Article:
Bunker Hill Cops Quit, Fault Lines To The Rescue
December 16, 2016 (Fault Lines) — Fault Lines Contributor Greg Prickett, a former law enforcement officer, is steadfast in his opinion when cops whine and moan about their difficult jobs. When they start crying about a job less dangerous than a fisherman’s, Greg’s response is as follows:
[They] need to resign, and find something else to do, because the public is entitled to police officers who will actually do the job. We can always find more officers.
Apparently the cops in Bunker Hill, Indiana read Greg’s posts and took his words to heart. On Monday, all the cops in Bunker Hill resigned during a town board meeting. Town Marshal Michael Thomison and his four unpaid reserve deputies submitted letters of resignation on December 12, which the Town Board accepted without comment. This wasn’t just a situation where Thomison and the deputies would go quietly into that good night, though. Marshal Mike had to get a few parting shots in before he left.
In his letter, Thomison alleged the town board asked him to “be involved in illegal, unethical and immoral things over time,” including asking him to conduct criminal background checks on other board members and requesting confidential information.
“I have had to educate them on the things they were asking from me and explained that I would not take part in any of these actions,” he said.
Thomison said the board also voted to reduce his hours to part time so the town would not be required to provide health insurance after he was diagnosed with cancer.
Kids these days refer to that as a “mic drop.” There’s no knowledge of how quickly Bunker Hill will get a new police force, but Miami County Sheriff Tim Miller promised to pick up the slack until the town hires a new Marshall. This is unacceptable. Sheriff Miller has his own job responsibilities, none of which include answering calls in Bunker Hill. The Town Board needs to hire someone ready, willing, and able to enforce Bunker Hill’s ordinances immediately.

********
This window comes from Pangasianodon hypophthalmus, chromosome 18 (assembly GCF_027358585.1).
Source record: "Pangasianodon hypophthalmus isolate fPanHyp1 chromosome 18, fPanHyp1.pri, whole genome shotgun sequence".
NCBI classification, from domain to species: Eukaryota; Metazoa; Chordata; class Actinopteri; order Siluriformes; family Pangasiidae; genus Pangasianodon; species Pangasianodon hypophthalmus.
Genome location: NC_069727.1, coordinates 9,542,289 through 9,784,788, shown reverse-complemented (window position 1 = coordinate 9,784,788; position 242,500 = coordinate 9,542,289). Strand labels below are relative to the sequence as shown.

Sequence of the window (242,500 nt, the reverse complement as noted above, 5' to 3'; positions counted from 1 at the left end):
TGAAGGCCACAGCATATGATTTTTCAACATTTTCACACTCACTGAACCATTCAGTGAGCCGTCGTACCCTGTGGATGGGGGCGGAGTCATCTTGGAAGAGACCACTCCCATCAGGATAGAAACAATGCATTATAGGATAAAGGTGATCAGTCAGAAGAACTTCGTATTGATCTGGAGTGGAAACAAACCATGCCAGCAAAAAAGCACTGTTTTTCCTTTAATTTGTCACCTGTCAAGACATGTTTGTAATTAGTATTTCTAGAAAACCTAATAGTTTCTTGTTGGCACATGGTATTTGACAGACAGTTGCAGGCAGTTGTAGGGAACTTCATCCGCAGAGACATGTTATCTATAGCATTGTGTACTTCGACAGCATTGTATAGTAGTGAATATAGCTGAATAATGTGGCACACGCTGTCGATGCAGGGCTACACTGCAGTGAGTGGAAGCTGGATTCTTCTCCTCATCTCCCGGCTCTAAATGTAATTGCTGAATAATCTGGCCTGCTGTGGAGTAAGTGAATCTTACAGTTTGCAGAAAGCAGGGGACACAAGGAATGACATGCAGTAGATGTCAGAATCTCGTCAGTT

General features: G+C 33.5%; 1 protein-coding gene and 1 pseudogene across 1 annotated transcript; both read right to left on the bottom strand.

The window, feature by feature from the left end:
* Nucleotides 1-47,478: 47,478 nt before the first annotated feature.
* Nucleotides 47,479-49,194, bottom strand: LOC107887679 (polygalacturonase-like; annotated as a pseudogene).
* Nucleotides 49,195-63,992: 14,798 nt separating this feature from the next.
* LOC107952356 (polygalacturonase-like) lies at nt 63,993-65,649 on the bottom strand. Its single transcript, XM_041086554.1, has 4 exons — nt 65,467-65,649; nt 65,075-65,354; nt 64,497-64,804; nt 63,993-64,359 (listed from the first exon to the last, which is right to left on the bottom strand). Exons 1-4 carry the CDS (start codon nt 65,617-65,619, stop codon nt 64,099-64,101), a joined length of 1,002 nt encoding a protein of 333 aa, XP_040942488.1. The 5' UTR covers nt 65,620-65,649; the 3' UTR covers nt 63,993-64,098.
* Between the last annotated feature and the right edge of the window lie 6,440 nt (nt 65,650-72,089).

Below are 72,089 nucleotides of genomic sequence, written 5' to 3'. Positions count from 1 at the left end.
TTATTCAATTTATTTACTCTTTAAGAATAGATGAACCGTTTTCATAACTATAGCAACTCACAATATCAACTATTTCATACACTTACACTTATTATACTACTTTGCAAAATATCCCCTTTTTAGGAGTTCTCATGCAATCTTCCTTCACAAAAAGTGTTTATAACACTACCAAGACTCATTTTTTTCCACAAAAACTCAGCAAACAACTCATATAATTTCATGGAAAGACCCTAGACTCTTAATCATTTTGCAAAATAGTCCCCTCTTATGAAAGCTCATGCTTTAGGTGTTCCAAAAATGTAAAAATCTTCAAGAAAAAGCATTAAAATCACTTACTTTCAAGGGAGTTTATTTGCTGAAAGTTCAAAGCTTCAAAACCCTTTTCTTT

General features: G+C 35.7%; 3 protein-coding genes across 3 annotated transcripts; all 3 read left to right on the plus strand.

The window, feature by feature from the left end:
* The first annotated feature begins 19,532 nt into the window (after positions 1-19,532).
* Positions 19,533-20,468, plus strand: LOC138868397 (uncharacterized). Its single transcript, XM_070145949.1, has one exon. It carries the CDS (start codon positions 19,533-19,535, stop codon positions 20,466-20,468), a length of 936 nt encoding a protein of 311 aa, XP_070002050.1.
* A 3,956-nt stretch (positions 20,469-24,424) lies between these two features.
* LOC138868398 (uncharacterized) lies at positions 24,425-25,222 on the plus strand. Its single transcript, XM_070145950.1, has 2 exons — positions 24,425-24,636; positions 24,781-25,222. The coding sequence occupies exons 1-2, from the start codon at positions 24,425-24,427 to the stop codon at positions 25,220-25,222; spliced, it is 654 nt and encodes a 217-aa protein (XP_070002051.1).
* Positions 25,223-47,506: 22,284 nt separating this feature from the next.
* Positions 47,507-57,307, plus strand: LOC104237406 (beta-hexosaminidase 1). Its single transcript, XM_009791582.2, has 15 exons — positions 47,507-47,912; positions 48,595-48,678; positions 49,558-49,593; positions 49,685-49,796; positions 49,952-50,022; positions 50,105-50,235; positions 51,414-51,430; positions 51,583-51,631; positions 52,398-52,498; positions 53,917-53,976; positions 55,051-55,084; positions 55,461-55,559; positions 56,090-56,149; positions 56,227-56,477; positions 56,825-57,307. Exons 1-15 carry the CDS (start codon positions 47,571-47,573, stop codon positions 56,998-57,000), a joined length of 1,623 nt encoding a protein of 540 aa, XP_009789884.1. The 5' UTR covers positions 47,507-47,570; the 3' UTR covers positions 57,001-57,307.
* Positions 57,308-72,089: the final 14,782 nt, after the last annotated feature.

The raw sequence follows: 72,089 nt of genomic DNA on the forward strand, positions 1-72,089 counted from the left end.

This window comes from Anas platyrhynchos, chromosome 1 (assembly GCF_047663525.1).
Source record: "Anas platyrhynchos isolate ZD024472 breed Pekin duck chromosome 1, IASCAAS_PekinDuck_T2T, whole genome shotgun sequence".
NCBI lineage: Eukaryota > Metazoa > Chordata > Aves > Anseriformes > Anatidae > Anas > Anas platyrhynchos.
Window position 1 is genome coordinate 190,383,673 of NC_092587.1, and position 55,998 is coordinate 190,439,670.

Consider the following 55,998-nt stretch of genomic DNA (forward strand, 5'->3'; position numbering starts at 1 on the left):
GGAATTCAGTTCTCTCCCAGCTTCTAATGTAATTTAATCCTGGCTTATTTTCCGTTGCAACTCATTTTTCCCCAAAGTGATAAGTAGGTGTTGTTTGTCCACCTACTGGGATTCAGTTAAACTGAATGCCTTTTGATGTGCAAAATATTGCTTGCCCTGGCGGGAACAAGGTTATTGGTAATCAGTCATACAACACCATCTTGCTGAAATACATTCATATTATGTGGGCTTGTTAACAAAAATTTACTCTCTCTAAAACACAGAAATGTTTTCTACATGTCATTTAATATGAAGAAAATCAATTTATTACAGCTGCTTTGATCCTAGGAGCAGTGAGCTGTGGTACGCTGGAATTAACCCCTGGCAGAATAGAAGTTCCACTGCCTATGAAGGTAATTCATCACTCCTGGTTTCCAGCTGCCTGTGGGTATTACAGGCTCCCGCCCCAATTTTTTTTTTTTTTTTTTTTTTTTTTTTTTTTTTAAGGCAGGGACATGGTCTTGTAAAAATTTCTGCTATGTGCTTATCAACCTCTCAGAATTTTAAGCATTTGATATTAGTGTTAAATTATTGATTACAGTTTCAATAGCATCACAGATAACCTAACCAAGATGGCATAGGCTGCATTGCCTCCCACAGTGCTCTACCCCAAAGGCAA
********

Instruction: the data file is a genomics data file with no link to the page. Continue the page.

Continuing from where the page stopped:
This is where Fault Lines steps in. Problem solving is something at which our contributors excel. Here’s a list of potential candidates for Bunker Hill’s newest Marshall.
- Ray Albers, formerly of Missouri.
- Iberia Parish Sheriff Louis Ackal and the “Bayou Boyz.”
- Sean Whent, Ben Fairow, or Paul Figueroa of Oakland, California
- Joshua Judge and Tyson Teut of Iowa.
- Any Clayton County, Georgia child support bailiff.
There’s a good list with which to start, but another underlying problem must be addressed before Bunker Hill selects a new top cop. If Michael Thomison’s statements were correct, and the town had to cut costs like his health insurance, then Bunker Hill has a revenue problem. This must be fixed, and the best way to do it is through something Americans adore: reality television.
It’s time for a compelling police show viewers will watch beyond “Cops.” Let’s make “Bunker Hill’s Next Top Cop” happen. Take the above list of candidates for Town Marshall and make them compete in a series of challenges designed to test their mentality, police work, and fitness to serve the good people of Bunker Hill. Give the winner of a challenge “immunity” from elimination, and the host eliminates one contestant per episode from the remaining pool. The winner gets the Town Marshall gig, and all ad revenue goes to the town of Bunker Hill.
Putting the selection process on television would give Bunker Hill complete fairness and transparency. A major network broadcasting the show with money going to the town would cure Bunker Hill’s cash flow problems. And it would give the contestants a chance at redeeming themselves after past alleged “issues” that might have affected their professional careers. There’s just one question left after green-lighting such a show. Who would host?
Fortunately, Fault Lines has the answer.